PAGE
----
- Undivided anal plate.
- Keeled dorsal scale rows are either in rows of 25 or 27 near midbody.
- Dark crossbands covering a gray background.
In some individuals, light cinnamon-colored vertebral stripe covers a portion of each crossband.
Background color may be a shade of yellow, or even darkly pigmented, obscuring the distinction between the blotches and the background.
Tail is black.
Belly is mostly white with areas of pigment found near the border between ventral and dorsal scales.
Adults may reach to 152 cm (60 in) in length.
The range of Crotalus horridus extends through much of the United States, including most of the states east of the Mississippi River. West of the Mississippi, the timber rattlesnake is found as far west as Nebraska, Kansas, Oklahoma and Texas, and as far north as Minnesota. It is not found in Mexico, and only a single small population is found in Canada.
Like all rattlesnakes the timber rattlesnake is venomous, and therefore dangerous if disturbed. If encountered in the wild, they are better left alone. Feeding primarily on rodents and rabbits, the timber rattlesnake is a sit-and-wait predator, often found lying adjacent to rodent paths that weave through the vegetation. They may lie in wait for several days for the chance to capture a meal. Because timber rattlesnakes often congregate in large numbers at den sites for their winter hibernation, they are highly susceptible to human interference. In fact, many populations in the northeastern U.S. have been eliminated as a result of over-collection and unnecessary killing by humans. These snakes are an important part of the food web because they limit rodent populations, as well as being a source of food to several large mammal and bird species. Conservation efforts have been implemented in many states in an effort to learn more about these important predators and to protect those remaining populations from further human-induced problems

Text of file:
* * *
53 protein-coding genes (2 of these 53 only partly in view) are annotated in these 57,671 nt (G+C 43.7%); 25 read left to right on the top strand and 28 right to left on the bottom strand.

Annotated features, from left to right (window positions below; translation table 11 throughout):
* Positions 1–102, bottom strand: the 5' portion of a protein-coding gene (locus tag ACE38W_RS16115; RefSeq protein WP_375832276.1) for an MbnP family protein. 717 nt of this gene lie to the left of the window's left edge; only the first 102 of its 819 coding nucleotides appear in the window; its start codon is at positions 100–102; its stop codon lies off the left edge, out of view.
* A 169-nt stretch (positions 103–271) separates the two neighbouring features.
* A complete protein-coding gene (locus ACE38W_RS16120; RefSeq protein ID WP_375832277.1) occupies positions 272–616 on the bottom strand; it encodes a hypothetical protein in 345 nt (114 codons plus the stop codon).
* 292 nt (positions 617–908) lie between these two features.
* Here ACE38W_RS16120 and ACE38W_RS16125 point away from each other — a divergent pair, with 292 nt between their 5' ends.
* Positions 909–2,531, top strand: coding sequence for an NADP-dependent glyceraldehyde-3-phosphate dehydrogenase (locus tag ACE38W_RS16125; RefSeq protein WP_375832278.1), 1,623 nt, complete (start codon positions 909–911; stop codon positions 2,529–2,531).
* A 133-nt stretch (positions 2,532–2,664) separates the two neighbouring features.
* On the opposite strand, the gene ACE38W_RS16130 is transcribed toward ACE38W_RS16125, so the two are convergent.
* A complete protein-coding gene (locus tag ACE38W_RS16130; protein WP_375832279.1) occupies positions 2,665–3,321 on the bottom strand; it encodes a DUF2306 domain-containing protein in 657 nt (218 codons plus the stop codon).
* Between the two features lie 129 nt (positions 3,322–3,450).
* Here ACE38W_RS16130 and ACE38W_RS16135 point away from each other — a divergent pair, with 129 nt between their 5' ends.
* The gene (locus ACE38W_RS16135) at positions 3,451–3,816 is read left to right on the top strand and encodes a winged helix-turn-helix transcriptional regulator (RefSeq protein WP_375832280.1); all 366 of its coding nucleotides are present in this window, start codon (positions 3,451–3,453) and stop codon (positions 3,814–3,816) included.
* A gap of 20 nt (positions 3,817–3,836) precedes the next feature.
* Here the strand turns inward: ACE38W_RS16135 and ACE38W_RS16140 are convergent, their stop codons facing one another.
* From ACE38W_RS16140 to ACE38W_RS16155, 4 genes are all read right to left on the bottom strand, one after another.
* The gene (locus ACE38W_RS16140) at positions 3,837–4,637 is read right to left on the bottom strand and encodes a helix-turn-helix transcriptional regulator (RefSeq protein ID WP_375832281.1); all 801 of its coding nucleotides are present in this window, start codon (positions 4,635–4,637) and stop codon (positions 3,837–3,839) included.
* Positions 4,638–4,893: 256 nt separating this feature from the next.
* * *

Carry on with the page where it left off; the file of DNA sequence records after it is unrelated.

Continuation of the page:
Females give live birth to an average of ten young in the late summer months. These young rattlesnakes may measure between 20-40 cm (8-16 in) at birth.
Timber rattlesnakes can be found in the wooded forests, as well as the well-vegetated lowlands. In Texas, it can be found associated along heavily vegetated riparian waterways found in the eastern part of the state.
The timber rattlesnake is the only protected species of venomous snake in Texas and can not be collected without a scientific collecting permit.
Crotalus horridus is found only in the wetter portions of the eastern quarter of the state.